The Data Cap Problem

DataCapProblemSquareOver the past few years, several U.S. ISPs (Internet Service Providers) have started imposing data caps on their residential customers. This means the amount of data that you can download is limited, and if you go over you can face heavy fines. I’ve had many people ask me why ISPs would impose data cap. I hope with this article I can help shed some light on the real reasons data caps are in place, and hopefully change how we approach them.

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Old School Runescape – Is It Worth It?


Runescape was the first online game I became an adamant player in. I started playing in early 2003 on what is now referred to as Runescape Classic. I played pretty heavily for those first few years and saw the introduction of Runescape 2 (now just Runescape). Everyone I knew my age had at least tried it and many were pretty addicted to the game by this point. I created a few clans and even rose to a moderator for a fairly large clan of +300 members near the end of my Runescape career.

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PwnPi: A Credit Card Sized Threat

The Raspberry Pi was originally created in 2006 to provide schools with a cheap and compact computing platform to spark programming interest in students. Although this was its main audience, its $35 cost and endless possibilities makes it very appealing to a wide range of people.

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The Death of Consoles: Valve’s Entry into Hardware

Steam: The Next Generation

In the past few years, PC game sales have steadily increased while console game sales have been in a gradual descent.  The reason for this change in revenue can be attributed to several different sources. PC gamers have often, and perhaps obnoxiously, pointed out the superior processing power and graphical dominance of their choice. Consoles are merely trying to emulate and catch up with PCs, while they’re the ones that dictate the new standard of how gaming should evolve.  With a constant struggle to combat piracy, companies like Valve are in the forefront of a new world order of gaming with a much more refreshing approach than competitors.

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Google Wallet: A Breakdown

Google Wallet

Even though Google’s new Wallet service has been out for a year now, it hasn’t been quite usable until recently. When Google Wallet launched on September 19th last year, you had to choose between using a specific Citi Mastercard that you needed to apply for, using a prepaid card through Google, or you could use a store specific gift card to select locations. That all changed on August 1st, 2012 when Google Wallet expanded to include all major credit cards, letting you put the cards you actually use into the service. This, combined with a wider range of compatible NFC devices, has made Google Wallet a feasible alternative to using a physical card. But is it better?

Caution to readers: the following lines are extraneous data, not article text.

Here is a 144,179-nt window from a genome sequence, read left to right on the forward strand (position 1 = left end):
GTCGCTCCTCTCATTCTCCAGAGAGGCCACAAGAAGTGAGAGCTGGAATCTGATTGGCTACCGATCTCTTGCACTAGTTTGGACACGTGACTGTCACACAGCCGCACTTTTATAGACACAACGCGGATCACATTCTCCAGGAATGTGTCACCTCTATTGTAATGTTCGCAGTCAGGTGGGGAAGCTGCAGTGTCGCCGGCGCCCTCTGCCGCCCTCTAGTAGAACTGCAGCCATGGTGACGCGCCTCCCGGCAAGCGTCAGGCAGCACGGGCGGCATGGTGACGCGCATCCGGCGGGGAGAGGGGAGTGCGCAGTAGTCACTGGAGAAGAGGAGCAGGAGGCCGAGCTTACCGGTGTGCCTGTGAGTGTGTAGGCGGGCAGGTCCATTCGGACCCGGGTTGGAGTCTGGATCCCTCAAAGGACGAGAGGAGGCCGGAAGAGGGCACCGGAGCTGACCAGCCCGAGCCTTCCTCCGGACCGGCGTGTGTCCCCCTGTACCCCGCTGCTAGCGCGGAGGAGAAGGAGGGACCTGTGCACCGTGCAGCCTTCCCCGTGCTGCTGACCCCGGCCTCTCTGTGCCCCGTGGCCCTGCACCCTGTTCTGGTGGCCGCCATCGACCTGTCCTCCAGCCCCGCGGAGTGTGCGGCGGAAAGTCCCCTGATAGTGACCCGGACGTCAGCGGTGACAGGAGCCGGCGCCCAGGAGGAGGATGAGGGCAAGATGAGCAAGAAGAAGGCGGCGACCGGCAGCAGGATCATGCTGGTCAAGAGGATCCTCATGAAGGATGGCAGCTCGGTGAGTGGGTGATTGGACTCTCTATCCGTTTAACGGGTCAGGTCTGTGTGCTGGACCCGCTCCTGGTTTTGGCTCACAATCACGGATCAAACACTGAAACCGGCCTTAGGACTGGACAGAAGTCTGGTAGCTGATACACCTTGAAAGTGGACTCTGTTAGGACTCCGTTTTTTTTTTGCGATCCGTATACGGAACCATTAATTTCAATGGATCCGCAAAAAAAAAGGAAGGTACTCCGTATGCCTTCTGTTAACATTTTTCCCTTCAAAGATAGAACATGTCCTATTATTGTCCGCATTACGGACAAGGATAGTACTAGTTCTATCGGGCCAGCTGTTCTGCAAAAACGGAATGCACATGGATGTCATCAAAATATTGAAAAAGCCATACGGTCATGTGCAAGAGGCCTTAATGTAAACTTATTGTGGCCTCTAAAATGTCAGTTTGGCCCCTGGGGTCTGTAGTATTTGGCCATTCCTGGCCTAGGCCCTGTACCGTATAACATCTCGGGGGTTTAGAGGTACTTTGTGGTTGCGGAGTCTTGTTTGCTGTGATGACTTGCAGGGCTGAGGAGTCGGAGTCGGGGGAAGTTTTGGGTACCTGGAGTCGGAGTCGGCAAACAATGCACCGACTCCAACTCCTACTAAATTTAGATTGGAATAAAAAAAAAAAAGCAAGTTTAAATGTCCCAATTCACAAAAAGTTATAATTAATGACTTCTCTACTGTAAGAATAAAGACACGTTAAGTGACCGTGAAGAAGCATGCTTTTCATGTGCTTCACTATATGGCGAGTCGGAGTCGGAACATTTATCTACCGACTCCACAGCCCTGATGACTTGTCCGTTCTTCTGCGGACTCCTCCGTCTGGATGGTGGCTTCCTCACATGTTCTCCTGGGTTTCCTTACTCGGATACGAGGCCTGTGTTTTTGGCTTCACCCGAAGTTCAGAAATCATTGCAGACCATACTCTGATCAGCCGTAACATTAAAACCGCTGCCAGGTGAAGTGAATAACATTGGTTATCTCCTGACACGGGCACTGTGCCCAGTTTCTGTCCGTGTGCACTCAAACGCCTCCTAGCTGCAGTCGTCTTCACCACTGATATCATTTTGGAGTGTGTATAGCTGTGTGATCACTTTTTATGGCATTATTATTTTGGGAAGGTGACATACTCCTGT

My feelings on the pay with your phone concept were initially mixed. Being a techie, I’ll generally eat up any new piece of technology that is dangled in front of my face. But on the other hand, I’ve never seen using a credit card as inconvenient, although if you live in an infomercial, your credit cards probably shoot out of your wallet every time you try to pay for something. The only way to satisfy my curiosity and answer my questions was to try it for myself. I purchased my self Google’s new Galaxy Nexus, put in my credit card, and took Google Wallet for a test run.
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What Internet Speed Do You Really Need

You'll need at least Max Turbo

Whenever you shop around for internet access, you generally run across a plethora of different plans, speeds, bundles, boosters, and extra features. While this can be confusing, most companies explain what option you will need based on what you want to do. Unfortunately, they tend to lie. Lets take AT&T’s U-verse service for example. Currently, on the page showing the different speeds you can purchase, they have a handy chart explaining what speeds you need to purchase in order to utilize those nifty features of the internet you’ve read so much about.

See the related article, The Data Cap Problem, to learn more.

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Gigabytes Vs. Gibibytes

Where Are All My Megabytes At?

If you go to the store and buy a 4 gigabyte flash drive, you will notice it doesn’t show up as 4 gigabytes in your computer*. It shows up as slightly less. You might even get curious and ask someone why this happens? One of the most common response seems to be that part of the storage is taken up by the drive for formatting. I’ve also met people that think that they just try to put 4 gigabytes in, but it can vary. This has to be my favorite answer, because it brings to mind a factory worker who’s just too lazy to keep pouring in bytes from the byte hose on the assembly line before putting on the USB cap. Then, at the end of the day, the janitor sweeps up all the extra bytes that spilled out onto the floor. Unfortunately, neither answer is correct.

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